iPhone narrative pivots from low-cost to higher prices

Last year the talk was about a $330 iPhone 5C; now it's about a $749 5.5-in. mega iPhone 6

iphone 5s sapphire display

A year ago, the narrative just before Apple launched the new iPhone 5S and 5C was all about cheaper prices. This year, that's been flipped and the talk is now about higher iPhone prices.

What happened in the last 12 months to change the iPhone plotline so dramatically?

"Last year there was lots of pressure, mostly by Wall Street analysts, that claimed [for Apple] to grow its user base, it had to lower prices," said Ben Bajarin, an analyst at Creative Strategies. "Now that people have realized that lower-priced smartphones are not really that profitable, people in general, but Wall Street specifically, seem to have come back to the recognition that Apple's best strategy is to dominate the high end."

"There was a nugget of truth in the idea of a cheaper iPhone, but people took it too far," said Jan Dawson, chief analyst at Jackdaw Research, in an interview today. "They thought the iPhone would be massively cheaper, but they overstated the case. They overdid it."

Last September, Apple unveiled two new iPhones for the first time, the top-end iPhone 5S and the mid-tier 5C. The latter was a repackaged iPhone 5 in a colorful plastic case that was priced $100 less than the 5S. Unsubsidized, the lowest-priced iPhone 5C cost $549; with a two-year contract, customers could purchase a 16GB iPhone 5C for $99.

In the weeks leading up to the Sept. 10 roll-out of the iPhone 5C, experts pegged the price significantly lower, in the $330 to $400 range, figuring Apple would shoot for market share gains, especially in price-sensitive Asia.

They were proved wrong.

Within days of the price disclosure, some industry analysts pointed out that the expectations of substantial price cuts had been out of order. Ben Thompson, an independent analyst who covers technology at Stratechery.com, put it best: "Apple essentially said, 'We don't need to be cheap, we don't need to be low-end.' Everyone in the tech press and financial press cares, but Apple's contention is that consumers don't care that they're not in the low end."

Thompson argued that Apple's pricing was in accord with its long-term strategy, one put in place decades ago by co-founder Steve Jobs. In fact, it was an emphatic restatement that made plain where Apple stood on the tug between market share and margins.

This year, however, the narrative has steered clear of lower prices, and instead focused on higher prices.

Apple is now expected to unveil at least two new iPhones tomorrow morning: An "iPhone 6" with a 4.7-in. screen -- up from the last two generations' 4-in. -- and a larger model with a 5.5-in. display that could be called "iPhone Plus" or "iPhone Pro" or "iPhone Air" (or an entirely different name).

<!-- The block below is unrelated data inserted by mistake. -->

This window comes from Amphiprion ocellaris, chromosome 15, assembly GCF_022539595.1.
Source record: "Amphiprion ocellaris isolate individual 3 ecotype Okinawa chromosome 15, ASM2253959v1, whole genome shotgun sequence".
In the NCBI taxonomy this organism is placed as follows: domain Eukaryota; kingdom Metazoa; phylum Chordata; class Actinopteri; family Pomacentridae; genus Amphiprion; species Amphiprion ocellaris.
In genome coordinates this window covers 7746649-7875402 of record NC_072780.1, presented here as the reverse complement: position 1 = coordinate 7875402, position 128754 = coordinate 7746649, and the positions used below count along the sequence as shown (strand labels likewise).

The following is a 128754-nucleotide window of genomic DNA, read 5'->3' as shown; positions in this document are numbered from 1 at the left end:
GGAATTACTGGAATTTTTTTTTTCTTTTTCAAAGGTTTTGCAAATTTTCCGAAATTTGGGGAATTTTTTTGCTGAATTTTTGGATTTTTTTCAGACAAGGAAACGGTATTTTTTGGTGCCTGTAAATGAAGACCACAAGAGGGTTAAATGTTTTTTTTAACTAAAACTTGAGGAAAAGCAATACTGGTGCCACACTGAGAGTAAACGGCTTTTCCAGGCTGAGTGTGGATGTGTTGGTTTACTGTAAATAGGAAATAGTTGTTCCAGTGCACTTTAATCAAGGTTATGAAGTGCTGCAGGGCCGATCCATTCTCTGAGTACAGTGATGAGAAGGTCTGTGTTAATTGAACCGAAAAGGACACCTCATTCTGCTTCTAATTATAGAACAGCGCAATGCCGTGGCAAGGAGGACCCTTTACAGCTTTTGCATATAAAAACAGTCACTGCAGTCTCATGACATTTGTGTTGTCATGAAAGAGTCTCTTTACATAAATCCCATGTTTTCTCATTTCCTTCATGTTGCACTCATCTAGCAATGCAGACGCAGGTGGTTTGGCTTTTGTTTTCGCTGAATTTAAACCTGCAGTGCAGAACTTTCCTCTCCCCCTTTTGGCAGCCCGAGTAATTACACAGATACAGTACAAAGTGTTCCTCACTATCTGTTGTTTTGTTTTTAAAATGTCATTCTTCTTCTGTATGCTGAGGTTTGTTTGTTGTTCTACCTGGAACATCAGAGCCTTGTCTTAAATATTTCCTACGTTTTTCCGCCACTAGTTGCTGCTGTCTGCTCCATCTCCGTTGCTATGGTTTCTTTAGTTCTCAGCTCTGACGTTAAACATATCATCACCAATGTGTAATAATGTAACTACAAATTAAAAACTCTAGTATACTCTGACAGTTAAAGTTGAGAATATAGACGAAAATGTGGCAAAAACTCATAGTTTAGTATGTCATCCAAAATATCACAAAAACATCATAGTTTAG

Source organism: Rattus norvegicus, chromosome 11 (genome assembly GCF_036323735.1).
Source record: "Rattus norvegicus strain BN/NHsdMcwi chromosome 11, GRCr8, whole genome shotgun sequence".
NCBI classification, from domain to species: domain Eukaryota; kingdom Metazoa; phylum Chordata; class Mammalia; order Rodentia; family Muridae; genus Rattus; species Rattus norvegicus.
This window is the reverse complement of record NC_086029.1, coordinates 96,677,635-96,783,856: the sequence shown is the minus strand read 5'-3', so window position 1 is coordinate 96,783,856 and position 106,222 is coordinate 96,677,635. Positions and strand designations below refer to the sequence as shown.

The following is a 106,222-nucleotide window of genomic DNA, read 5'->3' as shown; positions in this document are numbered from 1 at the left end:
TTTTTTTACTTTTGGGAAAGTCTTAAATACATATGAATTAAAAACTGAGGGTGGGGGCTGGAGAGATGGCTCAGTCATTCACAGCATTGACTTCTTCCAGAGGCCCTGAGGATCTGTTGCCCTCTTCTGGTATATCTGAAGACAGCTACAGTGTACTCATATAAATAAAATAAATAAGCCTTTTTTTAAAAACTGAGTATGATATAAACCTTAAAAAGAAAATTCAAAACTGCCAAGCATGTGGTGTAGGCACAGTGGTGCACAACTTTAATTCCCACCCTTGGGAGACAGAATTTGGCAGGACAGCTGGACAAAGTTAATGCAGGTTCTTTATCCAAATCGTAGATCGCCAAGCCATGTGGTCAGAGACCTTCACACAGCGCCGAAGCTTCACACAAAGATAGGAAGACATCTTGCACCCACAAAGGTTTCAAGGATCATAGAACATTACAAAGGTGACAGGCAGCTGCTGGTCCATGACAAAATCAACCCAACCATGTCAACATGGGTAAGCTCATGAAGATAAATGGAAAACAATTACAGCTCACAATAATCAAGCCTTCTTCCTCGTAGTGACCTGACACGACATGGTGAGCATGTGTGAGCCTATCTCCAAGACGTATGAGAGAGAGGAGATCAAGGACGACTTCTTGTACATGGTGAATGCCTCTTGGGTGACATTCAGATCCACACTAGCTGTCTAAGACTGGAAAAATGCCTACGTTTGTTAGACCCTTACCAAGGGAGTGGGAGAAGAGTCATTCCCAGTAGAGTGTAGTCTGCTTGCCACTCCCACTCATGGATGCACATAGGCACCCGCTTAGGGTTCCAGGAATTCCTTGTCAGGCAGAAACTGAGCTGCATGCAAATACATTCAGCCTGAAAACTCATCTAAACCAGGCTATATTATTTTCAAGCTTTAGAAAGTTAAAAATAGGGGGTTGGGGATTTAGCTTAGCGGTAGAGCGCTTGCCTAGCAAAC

The developing consensus is that the latter will be priced $100 higher than the stock iPhone 6, which will replace the iPhone 5S. That would put the 5.5-in. iPhone at $749 sans contract, or $299 with a two-year commitment for the model with the smallest amount of storage space.

There have been hints of higher prices for the 5.5-in. model, including a purported screenshot of prices from China Unicom, one of Apple's carrier partners in the People's Republic of China (PRC). In China's currency, the lowest-priced "iPhone 6 Pro" was the equivalent of $163 more than the lowest-priced "iPhone Air," its name for the iPhone 5S's successor.

Because prices in the PRC include the country's national VAT (value added tax), the probable price differential in the U.S. would be $100.

Today, both Bajarin and Dawson said they expected a higher price for the larger iPhone.

"Apple has a history of screens with different sizes, and bigger ones are more expensive," said Dawson, pointing to the iPad and MacBook lines. In the latter, the 13-in. MacBook Air, for example, costs $100 more than a similarly-configured 11-in. Air; the difference between the 9.7-in. iPad Air and the 7.9-in iPad Mini with Retina is also $100. "Once you take for granted that there will be a larger screen, it's reasonable to expect it to cost more."

"As the most-premium product, it will cost more," Bajarin concurred. "Because it's a bigger screen, it makes sense for Apple to price it higher."

Apple will webcast its launch event tomorrow starting at 10 a.m. PT (1 p.m. ET). Users must be running Safari on OS X or iOS, or the Apple TV to view the live broadcast.

To express your thoughts on Computerworld content, visit Computerworld's Facebook page, LinkedIn page and Twitter stream.
Windows 10 annoyances and solutions
Shop Tech Products at Amazon
Notice to our Readers
We're now using social media to take your comments and feedback. Learn more about this here.